Marion Jones's lawyer has hit back at reports linking the Olympic 100m champion with the Balco drugs scandal.
Jones met anti-doping authorities earlier this week
Richard Nicholls told the BBC that US anti-doping authorities do not have any proof to suggest that Jones ever took banned substances.
"The evidence they've given us I would not even characterise as evidence," said Nicholls. "It is weak."
Jones and her legal team met officials from the US Anti-Doping Agency for three hours earlier this week.
Jones was shown evidence obtained from the federal grand jury investigation into
Balco, the company at the centre of the THG storm
"The documents they have provided to us do not identify Marion anywhere," Nicholls told BBC Radio Five Live.
"The USADA do not have any positive tests from Marion Jones, they do not have any emails from Marion to Balco or (Balco founder) Victor Conte, they have no admission from Marion that she has taken performance-enhancing drugs.
"All they have is a bunch of documents that have information on them that are purported to refer to Marion Jones - but her name does not appear on any of them.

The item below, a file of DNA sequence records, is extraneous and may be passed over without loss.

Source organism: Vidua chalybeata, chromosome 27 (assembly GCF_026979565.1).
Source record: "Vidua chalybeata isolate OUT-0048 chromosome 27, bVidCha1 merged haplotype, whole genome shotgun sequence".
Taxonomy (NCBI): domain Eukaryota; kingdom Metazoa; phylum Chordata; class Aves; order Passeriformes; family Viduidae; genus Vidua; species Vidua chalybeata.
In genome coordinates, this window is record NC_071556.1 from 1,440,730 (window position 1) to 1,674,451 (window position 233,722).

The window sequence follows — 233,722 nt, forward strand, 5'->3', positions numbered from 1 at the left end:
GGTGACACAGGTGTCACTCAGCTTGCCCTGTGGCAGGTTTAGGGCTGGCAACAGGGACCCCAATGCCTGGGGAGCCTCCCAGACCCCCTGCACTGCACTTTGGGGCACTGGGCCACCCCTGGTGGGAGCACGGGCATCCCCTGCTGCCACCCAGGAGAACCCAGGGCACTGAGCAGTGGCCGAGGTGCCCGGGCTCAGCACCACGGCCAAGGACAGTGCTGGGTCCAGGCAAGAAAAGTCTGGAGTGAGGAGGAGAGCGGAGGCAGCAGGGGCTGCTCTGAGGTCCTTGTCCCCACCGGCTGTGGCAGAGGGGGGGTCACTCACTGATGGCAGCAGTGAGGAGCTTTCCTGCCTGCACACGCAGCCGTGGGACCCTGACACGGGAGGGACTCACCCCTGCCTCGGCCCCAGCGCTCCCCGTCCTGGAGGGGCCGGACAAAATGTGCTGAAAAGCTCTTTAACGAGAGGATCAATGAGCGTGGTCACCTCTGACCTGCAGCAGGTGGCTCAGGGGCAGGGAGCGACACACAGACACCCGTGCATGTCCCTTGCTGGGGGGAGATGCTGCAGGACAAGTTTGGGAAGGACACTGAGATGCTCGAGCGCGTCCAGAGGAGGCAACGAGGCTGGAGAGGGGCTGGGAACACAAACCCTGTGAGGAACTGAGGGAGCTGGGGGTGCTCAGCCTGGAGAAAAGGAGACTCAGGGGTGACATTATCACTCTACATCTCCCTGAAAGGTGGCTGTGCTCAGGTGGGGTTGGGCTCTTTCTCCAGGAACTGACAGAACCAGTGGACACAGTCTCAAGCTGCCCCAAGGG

"The so-called training calendar has men's 100m times written all over it, so clearly it is not Marion Jones' schedule."
Nicholls dismissed reports that Jones could be forced to miss August's Olympic Games.
"We have no information from the anti-doping body that they intend to move forward against Marion with this," he said.
Grand jury investigation
Balco founder Conte is one of the four men charged with distributing performance-enhancing drugs from the Californian laboratory.
Jones was one of the athletes called to testify in a grand jury investigation that resulted in the indictments of the four men.
She is threatening to sue if she is prevented from taking part in the Athens Olympics without a failed drug test.
Jones's former husband, shot putter C.J. Hunter, tested positive for the banned steroid nandrolone four times before the 2000 Olympics.